Ergonomics in the workplace

Many people will have heard of ‘ergonomics’ (or human factors) and many will have their own idea of what it is all about. Some will have encountered ‘ergonomic chairs’, ‘ergonomic keyboards’, or other furniture and equipment with the label ‘ergonomics’. Sometimes the label is justified but, on other occasions, it seems little more than a useful marketing tool.
Ergonomics (or human factors) is concerned with the understanding of the interactions among human and other elements of a system, in order to optimise wellbeing (including the risk of injury) and overall system performance. In the office ‘system’ this can cover physical, environmental and psychological aspects of office work and its organisation, not just the desks and computers. This article will outline the physical elements of the office but it is important to recognise that this is only part of the story.

Why bother with ergonomics?
A survey of over 1,300 office computer users, from a total of 130 organisations from throughout the UK, carried out by the Institute of Occupational Medicine (IOM) for the Health and Safety Executive (HSE), found that nearly three quarters of respondents reported one or more musculoskeletal symptom.  According to HSE figures, in 2007/08 an estimated 539,000 people in Great Britain, who worked in the last year, suffered from a musculoskeletal disorder they believed to have been caused or made worse by their work.  Between them they accounted for an estimated 8.8 million working days lost, averaging an estimated 16.4 days off per person affected.
It is clear that, in office-based work as with many other sectors, problems such as back and neck pain and upper limb disorders are a major cause of sickness absence from work, with many other people functioning at a reduced capability whilst remaining at work.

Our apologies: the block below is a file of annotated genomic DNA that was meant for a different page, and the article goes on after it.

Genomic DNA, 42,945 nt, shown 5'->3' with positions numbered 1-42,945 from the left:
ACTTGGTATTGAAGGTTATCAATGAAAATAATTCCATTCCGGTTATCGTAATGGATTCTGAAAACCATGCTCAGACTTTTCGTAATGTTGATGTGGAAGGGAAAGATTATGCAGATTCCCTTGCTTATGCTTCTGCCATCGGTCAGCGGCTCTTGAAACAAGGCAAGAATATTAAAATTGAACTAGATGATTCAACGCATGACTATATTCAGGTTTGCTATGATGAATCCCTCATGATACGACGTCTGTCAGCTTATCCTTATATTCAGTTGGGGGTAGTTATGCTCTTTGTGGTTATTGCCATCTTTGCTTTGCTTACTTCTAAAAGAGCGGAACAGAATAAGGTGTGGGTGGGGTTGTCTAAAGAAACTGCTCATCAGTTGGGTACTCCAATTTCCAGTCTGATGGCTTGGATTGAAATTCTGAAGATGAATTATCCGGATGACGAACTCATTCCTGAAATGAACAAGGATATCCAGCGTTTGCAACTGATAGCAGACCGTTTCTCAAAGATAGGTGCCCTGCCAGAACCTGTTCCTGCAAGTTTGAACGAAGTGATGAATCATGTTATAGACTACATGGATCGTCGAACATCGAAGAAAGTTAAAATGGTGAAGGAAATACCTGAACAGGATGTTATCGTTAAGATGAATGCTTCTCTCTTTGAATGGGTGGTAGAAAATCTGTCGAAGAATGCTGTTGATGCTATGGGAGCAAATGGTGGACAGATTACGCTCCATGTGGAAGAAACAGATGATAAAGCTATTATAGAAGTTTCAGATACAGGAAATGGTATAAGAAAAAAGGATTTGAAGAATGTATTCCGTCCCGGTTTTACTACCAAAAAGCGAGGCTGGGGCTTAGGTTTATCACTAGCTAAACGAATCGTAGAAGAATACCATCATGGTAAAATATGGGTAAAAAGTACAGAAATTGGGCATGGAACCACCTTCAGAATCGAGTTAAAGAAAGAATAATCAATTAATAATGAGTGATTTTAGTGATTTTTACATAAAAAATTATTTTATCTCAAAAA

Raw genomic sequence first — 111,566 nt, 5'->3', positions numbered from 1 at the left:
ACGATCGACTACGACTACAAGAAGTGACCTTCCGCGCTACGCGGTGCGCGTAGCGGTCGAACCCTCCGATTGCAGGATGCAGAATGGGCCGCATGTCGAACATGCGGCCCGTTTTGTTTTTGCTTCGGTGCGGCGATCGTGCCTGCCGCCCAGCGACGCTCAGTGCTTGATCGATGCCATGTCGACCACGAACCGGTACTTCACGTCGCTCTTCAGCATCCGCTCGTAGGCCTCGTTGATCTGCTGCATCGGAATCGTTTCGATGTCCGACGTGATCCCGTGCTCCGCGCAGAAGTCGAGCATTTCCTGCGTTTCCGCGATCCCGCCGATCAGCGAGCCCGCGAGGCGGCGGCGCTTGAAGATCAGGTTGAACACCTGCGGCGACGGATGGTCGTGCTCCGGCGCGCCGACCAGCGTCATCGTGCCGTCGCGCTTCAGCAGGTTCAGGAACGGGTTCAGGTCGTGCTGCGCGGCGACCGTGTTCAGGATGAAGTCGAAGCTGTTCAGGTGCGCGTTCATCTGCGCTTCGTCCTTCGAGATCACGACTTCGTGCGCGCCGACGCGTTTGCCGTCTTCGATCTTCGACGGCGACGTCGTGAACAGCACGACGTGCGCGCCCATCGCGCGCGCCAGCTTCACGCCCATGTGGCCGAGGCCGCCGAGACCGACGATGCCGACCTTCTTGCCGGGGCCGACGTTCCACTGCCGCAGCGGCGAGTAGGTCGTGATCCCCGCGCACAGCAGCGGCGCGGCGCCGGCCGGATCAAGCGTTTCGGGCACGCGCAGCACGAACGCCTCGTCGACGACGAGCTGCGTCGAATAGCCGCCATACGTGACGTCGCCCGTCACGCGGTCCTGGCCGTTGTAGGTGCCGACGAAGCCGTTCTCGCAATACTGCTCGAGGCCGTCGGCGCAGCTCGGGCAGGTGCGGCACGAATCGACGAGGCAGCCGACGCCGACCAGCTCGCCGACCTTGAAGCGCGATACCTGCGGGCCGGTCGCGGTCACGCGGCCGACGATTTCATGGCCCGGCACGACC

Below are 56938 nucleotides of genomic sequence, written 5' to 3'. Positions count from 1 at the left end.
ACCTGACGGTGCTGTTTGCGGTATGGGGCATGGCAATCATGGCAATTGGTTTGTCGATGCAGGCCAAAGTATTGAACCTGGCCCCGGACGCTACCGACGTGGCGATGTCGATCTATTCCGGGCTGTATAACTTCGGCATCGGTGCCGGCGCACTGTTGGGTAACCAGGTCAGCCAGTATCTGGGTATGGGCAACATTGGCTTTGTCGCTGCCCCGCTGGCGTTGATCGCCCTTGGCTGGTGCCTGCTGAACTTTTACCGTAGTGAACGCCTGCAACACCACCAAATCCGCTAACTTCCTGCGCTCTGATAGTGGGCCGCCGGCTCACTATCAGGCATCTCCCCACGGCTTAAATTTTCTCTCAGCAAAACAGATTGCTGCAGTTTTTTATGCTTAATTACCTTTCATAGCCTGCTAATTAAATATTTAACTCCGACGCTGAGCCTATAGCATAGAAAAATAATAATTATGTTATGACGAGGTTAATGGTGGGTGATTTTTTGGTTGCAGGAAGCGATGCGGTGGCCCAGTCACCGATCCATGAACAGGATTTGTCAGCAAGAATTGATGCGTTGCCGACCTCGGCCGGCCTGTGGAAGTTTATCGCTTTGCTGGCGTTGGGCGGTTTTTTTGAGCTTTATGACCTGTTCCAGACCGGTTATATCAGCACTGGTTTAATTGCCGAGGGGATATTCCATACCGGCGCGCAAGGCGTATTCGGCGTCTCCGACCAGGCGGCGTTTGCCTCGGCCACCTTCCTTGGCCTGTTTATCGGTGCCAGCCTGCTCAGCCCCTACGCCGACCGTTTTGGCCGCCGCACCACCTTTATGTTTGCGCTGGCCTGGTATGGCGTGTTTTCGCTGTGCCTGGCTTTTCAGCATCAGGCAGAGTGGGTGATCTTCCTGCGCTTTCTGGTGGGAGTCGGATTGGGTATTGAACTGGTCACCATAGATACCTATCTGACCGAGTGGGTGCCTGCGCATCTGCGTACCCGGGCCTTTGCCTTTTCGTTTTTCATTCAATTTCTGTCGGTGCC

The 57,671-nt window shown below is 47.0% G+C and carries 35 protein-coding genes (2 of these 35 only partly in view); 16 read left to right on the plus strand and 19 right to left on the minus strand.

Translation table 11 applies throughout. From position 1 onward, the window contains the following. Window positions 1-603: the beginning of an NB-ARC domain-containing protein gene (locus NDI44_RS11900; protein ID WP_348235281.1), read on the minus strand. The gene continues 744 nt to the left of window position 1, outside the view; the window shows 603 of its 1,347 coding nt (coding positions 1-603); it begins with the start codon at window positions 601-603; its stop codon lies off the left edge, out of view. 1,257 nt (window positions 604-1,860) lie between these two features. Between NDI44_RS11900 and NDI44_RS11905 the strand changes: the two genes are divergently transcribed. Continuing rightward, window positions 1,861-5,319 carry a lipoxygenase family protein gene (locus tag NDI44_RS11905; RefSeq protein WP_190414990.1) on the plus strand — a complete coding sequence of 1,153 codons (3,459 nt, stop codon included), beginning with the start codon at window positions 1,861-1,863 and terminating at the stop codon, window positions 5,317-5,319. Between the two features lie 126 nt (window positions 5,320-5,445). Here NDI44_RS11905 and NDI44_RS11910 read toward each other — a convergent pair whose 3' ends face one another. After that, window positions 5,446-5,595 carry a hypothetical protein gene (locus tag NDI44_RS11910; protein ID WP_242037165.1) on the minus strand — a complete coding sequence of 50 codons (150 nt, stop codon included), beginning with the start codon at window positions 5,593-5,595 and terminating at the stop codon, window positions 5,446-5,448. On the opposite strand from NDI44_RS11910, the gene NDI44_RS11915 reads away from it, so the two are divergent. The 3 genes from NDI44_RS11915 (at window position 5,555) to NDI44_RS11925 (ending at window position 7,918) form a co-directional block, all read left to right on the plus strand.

Although the extent to which computer work actually causes such problems is unclear there is no doubt that furniture and equipment which is poorly designed or wrongly used can contribute to symptoms and, equally, that using well-designed equipment correctly can help to avoid or reduce them.

Where do I start?
In the UK, the Health and Safety (Display Screen Equipment) Regulations (DSE Regulations) and their Schedule of Minimum Requirements provide a good starting point. However, the Schedule is best thought of as a list of ingredients, the important part being how well you mix/use those ingredients. Although well-designed furniture and equipment is important, how they are used to create an individual’s workstation is critical.
We’ll start with the chair – probably in most offices the most-used item – although perhaps we should question whether sitting is necessarily best. Any chair must have seat height adjustment and a backrest adjustable for height and angle. These are the legal minimum. Part of ergonomics is recognising that people come in all shapes and sizes and one-size-fits-all doesn’t work. In addition to these adjustments the seat itself should preferably be made available in different depths (front to back). One effective way of achieving this is to provide chairs where this aspect is adjustable. The backrest should have good, supportive lumbar moulding. Again, having this moulding adjustable can be useful, so that it can be changed for size as well as height.
Opinions vary a little over armrests. They can be helpful for those with mobility problems in getting up and down from their seat – and for those who find it hard to stay awake. Slumping sideways with one elbow on an armrest, twisting because the armrests stop the chair from turning by hitting the desk, or sitting too low for the same reason are just a few of the problems they can cause. On balance therefore, unless there is a specific need, my advice would be to not choose them and to use the money saved on buying a better chair.

Most desks are currently fixed height, within the fairly narrow range allowed by the office furniture standard (BS EN ISO 9241-5).              
Height adjustable desks are advocated by the standard and can provide a greater flexibility, avoiding the need for footrests which are often disliked. Although many such desks provide for a variety of sitting heights, more extreme adjustability accommodates both sitting and standing postures (which can at least be good for those with severe back problems and might actually be a better option for many employees). The desktop should be large enough to accommodate the equipment and other items needed to carry out the work required, enabling the individual to arrange the layout in an appropriate manner. It is not necessary to accommodate the needs of the hoarder who cannot bear to put away (let alone throw out) anything that crosses their desk.